WLAN 5GHz 802.11ac Performance
5GHz is a more recent addition to the consumer WiFi specification and on this frequency we find both 802.11n and AC standards on offer. We note that 802.11n is the only standard to run at both 2.4GHz and 5GHz frequencies and this is the most common standard for ISP routers to feature. Unlike the 2.4GHz band, 5GHz radio waves and solid brick walls do not go that well hand in hand, so whilst it does support a much faster throughput speed, its range can be severely crippled in a dense operating environment.
Fixed Block Size
To test the maximum throughput speed that a wireless connection can handle, a fixed block size of 16384 Bytes is sent from the client to the server over a period of five minutes. The higher block size will allow the transfer rate to stay as high as possible – in the same way that large files transfer from one drive to another quicker than lots of small files of the same total size.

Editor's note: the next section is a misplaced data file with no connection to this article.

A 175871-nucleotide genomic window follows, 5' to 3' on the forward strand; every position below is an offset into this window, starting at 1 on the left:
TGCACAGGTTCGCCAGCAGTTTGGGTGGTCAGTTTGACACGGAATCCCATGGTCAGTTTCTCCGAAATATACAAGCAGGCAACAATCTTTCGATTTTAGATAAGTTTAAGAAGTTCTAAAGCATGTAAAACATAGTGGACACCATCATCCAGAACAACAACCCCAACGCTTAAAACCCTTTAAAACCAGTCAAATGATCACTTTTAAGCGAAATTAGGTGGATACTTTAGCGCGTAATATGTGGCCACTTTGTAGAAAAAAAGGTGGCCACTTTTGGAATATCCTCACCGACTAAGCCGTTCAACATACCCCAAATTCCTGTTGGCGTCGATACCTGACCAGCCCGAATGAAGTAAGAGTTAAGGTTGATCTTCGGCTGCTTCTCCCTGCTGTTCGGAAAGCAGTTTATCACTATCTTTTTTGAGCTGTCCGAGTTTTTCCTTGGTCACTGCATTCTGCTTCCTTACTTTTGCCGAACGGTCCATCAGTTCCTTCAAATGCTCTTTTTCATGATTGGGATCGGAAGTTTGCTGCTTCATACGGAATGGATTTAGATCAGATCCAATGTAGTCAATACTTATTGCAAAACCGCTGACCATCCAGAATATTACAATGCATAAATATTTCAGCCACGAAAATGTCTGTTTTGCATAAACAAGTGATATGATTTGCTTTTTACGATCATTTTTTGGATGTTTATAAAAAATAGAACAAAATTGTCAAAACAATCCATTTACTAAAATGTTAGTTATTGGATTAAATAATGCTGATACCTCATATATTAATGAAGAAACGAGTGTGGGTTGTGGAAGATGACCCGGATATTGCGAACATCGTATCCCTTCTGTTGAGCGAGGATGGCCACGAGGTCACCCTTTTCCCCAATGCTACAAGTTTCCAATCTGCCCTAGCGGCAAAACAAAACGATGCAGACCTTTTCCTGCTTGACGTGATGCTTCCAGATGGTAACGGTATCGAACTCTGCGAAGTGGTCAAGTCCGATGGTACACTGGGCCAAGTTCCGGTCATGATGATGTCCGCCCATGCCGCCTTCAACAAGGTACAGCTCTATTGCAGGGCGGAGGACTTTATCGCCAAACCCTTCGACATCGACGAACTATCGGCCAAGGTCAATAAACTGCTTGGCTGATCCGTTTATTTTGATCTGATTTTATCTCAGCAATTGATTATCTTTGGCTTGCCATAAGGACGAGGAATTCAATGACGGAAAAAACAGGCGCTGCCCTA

Variable Packet Size
In a real world situation, the blocks of data that pass through a wireless adaptor are not of the same size each time, so to give a more realistic impression of how an adaptor performs, the adaptor is once again tested at each range for a period of five minutes. This time however, the block size will vary from 32 Bytes up to 16384 Bytes in increasing steps of 148.7 Bytes each time.
I don’t fully get why the fixed packet test performed so much worse on the short and middle distances, but I suspect interference from neighboring networks. The router however really displayed what it’s capable off on the longest range of about 25 meters. This router will penetrate your apartment into the furthest corner.